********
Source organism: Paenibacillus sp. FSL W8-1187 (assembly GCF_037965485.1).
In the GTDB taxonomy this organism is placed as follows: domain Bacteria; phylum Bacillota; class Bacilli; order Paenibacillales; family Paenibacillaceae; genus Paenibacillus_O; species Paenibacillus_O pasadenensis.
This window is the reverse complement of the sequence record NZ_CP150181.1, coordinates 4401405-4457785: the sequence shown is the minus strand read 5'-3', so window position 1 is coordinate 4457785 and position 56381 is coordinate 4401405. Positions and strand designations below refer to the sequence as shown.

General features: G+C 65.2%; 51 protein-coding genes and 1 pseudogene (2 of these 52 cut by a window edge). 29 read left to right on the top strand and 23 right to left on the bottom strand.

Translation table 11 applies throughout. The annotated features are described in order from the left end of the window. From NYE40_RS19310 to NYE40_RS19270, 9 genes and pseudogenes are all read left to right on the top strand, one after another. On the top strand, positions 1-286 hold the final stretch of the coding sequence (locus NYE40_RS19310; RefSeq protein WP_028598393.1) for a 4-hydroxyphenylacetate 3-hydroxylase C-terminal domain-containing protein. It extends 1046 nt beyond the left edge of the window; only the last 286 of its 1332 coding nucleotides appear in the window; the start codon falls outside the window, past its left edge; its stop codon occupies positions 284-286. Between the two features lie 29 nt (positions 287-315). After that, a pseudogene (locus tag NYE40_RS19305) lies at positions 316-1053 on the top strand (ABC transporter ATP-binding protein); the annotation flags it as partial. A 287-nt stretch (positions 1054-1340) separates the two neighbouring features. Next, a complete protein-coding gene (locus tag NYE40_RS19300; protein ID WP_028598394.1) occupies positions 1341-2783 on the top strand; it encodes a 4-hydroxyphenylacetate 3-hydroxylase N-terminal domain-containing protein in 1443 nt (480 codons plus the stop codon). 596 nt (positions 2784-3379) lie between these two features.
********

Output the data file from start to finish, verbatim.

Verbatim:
Source organism: Paenibacillus sp. FSL W8-1187 (assembly GCF_037965485.1).
In the GTDB taxonomy this organism is placed as follows: domain Bacteria; phylum Bacillota; class Bacilli; order Paenibacillales; family Paenibacillaceae; genus Paenibacillus_O; species Paenibacillus_O pasadenensis.
This window is the reverse complement of the sequence record NZ_CP150181.1, coordinates 4401405-4457785: the sequence shown is the minus strand read 5'-3', so window position 1 is coordinate 4457785 and position 56381 is coordinate 4401405. Positions and strand designations below refer to the sequence as shown.

General features: G+C 65.2%; 51 protein-coding genes and 1 pseudogene (2 of these 52 cut by a window edge). 29 read left to right on the top strand and 23 right to left on the bottom strand.

Translation table 11 applies throughout. The annotated features are described in order from the left end of the window. From NYE40_RS19310 to NYE40_RS19270, 9 genes and pseudogenes are all read left to right on the top strand, one after another. On the top strand, positions 1-286 hold the final stretch of the coding sequence (locus NYE40_RS19310; RefSeq protein WP_028598393.1) for a 4-hydroxyphenylacetate 3-hydroxylase C-terminal domain-containing protein. It extends 1046 nt beyond the left edge of the window; only the last 286 of its 1332 coding nucleotides appear in the window; the start codon falls outside the window, past its left edge; its stop codon occupies positions 284-286. Between the two features lie 29 nt (positions 287-315). After that, a pseudogene (locus tag NYE40_RS19305) lies at positions 316-1053 on the top strand (ABC transporter ATP-binding protein); the annotation flags it as partial. A 287-nt stretch (positions 1054-1340) separates the two neighbouring features. Next, a complete protein-coding gene (locus tag NYE40_RS19300; protein ID WP_028598394.1) occupies positions 1341-2783 on the top strand; it encodes a 4-hydroxyphenylacetate 3-hydroxylase N-terminal domain-containing protein in 1443 nt (480 codons plus the stop codon). 596 nt (positions 2784-3379) lie between these two features.